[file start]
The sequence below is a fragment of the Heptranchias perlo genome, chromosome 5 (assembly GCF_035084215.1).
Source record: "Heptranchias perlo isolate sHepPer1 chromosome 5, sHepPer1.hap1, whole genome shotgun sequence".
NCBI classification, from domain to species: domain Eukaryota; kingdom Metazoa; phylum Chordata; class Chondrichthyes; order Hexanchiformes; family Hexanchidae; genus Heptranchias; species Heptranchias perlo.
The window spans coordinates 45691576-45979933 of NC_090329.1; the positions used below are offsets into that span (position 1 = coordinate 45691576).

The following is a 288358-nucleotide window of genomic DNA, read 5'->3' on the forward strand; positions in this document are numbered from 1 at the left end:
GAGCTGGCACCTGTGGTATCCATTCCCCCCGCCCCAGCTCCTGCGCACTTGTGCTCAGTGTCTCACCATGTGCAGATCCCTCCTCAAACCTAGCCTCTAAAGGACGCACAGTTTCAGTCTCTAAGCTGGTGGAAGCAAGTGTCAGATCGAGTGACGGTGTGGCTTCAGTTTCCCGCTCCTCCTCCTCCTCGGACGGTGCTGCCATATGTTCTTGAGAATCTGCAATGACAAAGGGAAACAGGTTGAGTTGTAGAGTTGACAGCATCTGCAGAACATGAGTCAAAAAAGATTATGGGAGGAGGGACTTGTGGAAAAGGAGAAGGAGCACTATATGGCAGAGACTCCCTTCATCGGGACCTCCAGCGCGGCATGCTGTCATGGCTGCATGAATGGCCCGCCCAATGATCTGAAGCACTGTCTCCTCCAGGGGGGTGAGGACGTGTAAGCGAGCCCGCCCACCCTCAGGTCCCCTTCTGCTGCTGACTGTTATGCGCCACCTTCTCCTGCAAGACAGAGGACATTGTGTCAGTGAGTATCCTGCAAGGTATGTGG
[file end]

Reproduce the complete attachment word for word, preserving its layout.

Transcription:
The sequence below is a fragment of the Heptranchias perlo genome, chromosome 5 (assembly GCF_035084215.1).
Source record: "Heptranchias perlo isolate sHepPer1 chromosome 5, sHepPer1.hap1, whole genome shotgun sequence".
NCBI classification, from domain to species: domain Eukaryota; kingdom Metazoa; phylum Chordata; class Chondrichthyes; order Hexanchiformes; family Hexanchidae; genus Heptranchias; species Heptranchias perlo.
The window spans coordinates 45691576-45979933 of NC_090329.1; the positions used below are offsets into that span (position 1 = coordinate 45691576).

The following is a 288358-nucleotide window of genomic DNA, read 5'->3' on the forward strand; positions in this document are numbered from 1 at the left end:
GAGCTGGCACCTGTGGTATCCATTCCCCCCGCCCCAGCTCCTGCGCACTTGTGCTCAGTGTCTCACCATGTGCAGATCCCTCCTCAAACCTAGCCTCTAAAGGACGCACAGTTTCAGTCTCTAAGCTGGTGGAAGCAAGTGTCAGATCGAGTGACGGTGTGGCTTCAGTTTCCCGCTCCTCCTCCTCCTCGGACGGTGCTGCCATATGTTCTTGAGAATCTGCAATGACAAAGGGAAACAGGTTGAGTTGTAGAGTTGACAGCATCTGCAGAACATGAGTCAAAAAAGATTATGGGAGGAGGGACTTGTGGAAAAGGAGAAGGAGCACTATATGGCAGAGACTCCCTTCATCGGGACCTCCAGCGCGGCATGCTGTCATGGCTGCATGAATGGCCCGCCCAATGATCTGAAGCACTGTCTCCTCCAGGGGGGTGAGGACGTGTAAGCGAGCCCGCCCACCCTCAGGTCCCCTTCTGCTGCTGACTGTTATGCGCCACCTTCTCCTGCAAGACAGAGGACATTGTGTCAGTGAGTATCCTGCAAGGTATGTGG